Weather Forecast


DNR threatens to sue Detroit Lakes if city council approves new hotel near beach

A young eagle sits on a boat lift on Little Detroit Lake, (Forum News Service photo)

Concerned about runoff into Little Detroit Lake and other zoning issues, the Minnesota Department of Natural Resources is threatening legal action against Detroit Lakes if the city council approves the Fairfield Inn & Suites by Marriott Hotel project near the beach.

The new hotel is proposed for the existing Capri Motel site on Washington Avenue.

The city Planning Commission and Community Development Committee both recommended approval of the new hotel, despite a Feb. 24 DNR recommendation that the developer’s application for a conditional use permit be denied.

The city council has the project on its Tuesday night agenda. It can approve the project, reject it or send it back the planning commission for more discussion and changes.

The DNR wrote to the mayor and city council April 8, saying the hotel project “demonstrates a disregard for state laws that protect shoreland areas from high impact development.” It threatened to sue if the council approves the project as proposed.

The $11.3 million project would replace the Capri Motel with a 69-unit motel, nine condominiums and a separate restaurant to be located on West Lake Drive.

The DNR says the city should have required a variance for the project since it is so far outside the height and runoff requirements in the city’s own planned unit development ordinance.

The city ordinance, for example, allows 35 percent of a development to be impervious surface, which means anything that doesn't absorb rainfall, including buildings and parking lots.

The hotel project would have more than twice the allowable impervious surface.

Also, the height of the four-story building, 52 feet, is twice what the ordinance allows.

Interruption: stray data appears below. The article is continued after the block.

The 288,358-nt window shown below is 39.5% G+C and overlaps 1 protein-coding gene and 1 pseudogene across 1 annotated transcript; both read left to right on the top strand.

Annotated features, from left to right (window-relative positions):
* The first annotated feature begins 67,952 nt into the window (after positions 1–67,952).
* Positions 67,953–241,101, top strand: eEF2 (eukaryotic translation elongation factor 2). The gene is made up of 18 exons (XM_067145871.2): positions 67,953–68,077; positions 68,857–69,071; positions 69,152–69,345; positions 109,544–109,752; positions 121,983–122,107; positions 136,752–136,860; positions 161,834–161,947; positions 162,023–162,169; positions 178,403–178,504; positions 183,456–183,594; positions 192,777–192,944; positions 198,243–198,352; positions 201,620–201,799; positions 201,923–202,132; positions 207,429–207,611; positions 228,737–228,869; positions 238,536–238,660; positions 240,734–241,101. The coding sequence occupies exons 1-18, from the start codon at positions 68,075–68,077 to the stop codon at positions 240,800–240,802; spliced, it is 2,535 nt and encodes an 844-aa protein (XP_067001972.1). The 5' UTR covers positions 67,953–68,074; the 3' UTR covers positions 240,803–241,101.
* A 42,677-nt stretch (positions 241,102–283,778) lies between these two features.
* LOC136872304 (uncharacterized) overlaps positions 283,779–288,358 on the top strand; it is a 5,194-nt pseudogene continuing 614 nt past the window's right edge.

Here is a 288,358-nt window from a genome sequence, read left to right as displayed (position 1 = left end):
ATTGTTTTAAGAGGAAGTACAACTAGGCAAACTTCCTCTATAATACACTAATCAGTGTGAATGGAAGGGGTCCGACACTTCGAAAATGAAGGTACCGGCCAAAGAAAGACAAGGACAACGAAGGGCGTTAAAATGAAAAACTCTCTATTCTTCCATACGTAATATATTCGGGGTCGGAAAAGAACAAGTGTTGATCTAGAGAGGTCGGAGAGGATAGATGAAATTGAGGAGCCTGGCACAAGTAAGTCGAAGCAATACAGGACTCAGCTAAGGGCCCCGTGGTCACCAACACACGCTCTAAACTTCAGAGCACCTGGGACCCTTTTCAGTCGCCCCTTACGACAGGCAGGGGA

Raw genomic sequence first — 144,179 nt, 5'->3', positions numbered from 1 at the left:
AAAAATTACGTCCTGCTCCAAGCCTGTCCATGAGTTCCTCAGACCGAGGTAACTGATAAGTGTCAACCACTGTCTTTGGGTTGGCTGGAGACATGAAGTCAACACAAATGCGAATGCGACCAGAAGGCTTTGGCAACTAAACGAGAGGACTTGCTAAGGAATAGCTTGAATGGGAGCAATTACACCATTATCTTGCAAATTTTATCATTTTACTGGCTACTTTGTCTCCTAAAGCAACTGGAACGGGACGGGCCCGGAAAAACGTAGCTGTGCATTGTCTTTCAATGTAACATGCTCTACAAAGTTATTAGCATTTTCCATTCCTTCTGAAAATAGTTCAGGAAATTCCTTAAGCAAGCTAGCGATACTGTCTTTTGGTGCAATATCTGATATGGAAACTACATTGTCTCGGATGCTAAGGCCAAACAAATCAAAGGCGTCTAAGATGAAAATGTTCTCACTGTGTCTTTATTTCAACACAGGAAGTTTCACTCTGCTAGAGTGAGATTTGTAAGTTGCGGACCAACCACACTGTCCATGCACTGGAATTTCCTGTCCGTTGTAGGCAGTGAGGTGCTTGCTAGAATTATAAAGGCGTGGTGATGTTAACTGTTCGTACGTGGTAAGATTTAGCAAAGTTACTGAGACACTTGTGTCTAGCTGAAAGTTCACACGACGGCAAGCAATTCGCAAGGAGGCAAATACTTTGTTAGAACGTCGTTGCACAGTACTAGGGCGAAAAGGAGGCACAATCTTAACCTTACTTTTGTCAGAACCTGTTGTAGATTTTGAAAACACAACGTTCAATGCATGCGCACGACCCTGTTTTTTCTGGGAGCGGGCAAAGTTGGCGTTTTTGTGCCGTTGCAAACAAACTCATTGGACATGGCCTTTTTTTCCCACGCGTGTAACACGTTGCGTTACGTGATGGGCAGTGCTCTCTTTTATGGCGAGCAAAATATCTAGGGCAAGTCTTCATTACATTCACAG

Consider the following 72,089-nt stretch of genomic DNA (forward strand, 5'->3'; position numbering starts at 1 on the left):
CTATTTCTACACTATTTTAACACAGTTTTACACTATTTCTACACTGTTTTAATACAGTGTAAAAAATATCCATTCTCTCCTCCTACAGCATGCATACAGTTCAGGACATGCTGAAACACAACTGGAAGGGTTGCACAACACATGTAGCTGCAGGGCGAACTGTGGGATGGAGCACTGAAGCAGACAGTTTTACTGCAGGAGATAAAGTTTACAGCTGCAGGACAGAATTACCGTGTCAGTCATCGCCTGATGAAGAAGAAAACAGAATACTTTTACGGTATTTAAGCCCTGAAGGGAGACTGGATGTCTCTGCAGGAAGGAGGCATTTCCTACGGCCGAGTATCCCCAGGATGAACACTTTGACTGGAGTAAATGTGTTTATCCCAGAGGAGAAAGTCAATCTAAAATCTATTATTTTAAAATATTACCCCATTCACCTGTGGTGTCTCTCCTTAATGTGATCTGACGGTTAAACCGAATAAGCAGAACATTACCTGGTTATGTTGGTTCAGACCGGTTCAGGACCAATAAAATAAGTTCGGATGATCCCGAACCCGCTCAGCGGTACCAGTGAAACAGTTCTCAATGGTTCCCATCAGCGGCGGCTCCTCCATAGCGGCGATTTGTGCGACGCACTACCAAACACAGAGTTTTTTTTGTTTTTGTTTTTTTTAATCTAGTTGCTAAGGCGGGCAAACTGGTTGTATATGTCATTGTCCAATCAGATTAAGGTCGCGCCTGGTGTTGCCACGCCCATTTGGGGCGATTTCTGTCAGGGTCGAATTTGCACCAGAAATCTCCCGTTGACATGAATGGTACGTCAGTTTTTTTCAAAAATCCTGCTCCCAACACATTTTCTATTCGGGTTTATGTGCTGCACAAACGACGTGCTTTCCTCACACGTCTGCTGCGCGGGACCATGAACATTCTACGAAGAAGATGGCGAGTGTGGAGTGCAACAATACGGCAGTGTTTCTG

The DNR says the hotel project calls for an extreme deviation from the rules.

And it says the city needs to stop using the planned unit development ordinance to “circumvent” the DNR-approved Shoreland Ordinance.

“Based on (the) staff report for the March 26 Planning Commission meeting, it appears the city has a consistent history of circumventing the shoreland standards in the manner seen here,” DNR Deputy General Counsel David P. Iverson said in the letter.

The DNR said it expects the city to either deny the project, asked that it be redesigned or propose changes to the city’s Shoreland Ordinance and present them to the DNR for review and approval.

“Please inform me of the city’s intent and plan of action by April 17,” Iverson wrote. “If the city does not take the recommended action or does not comply with the timeframe, the DNR will be forced to initiate appropriate legal action.”

City Attorney Charles Ramstad could not immediately be reached for comment, but he told Minnesota Public Radio that the zoning issues involving the proposed hotel project are a judgment call.

“I think this is a matter of judgment and opinion as to what is excessive (departure from the zoning rules) and what is not,” he told said. “The city’s position is simply that it is for the city to decide whether they are or they are not appropriate.”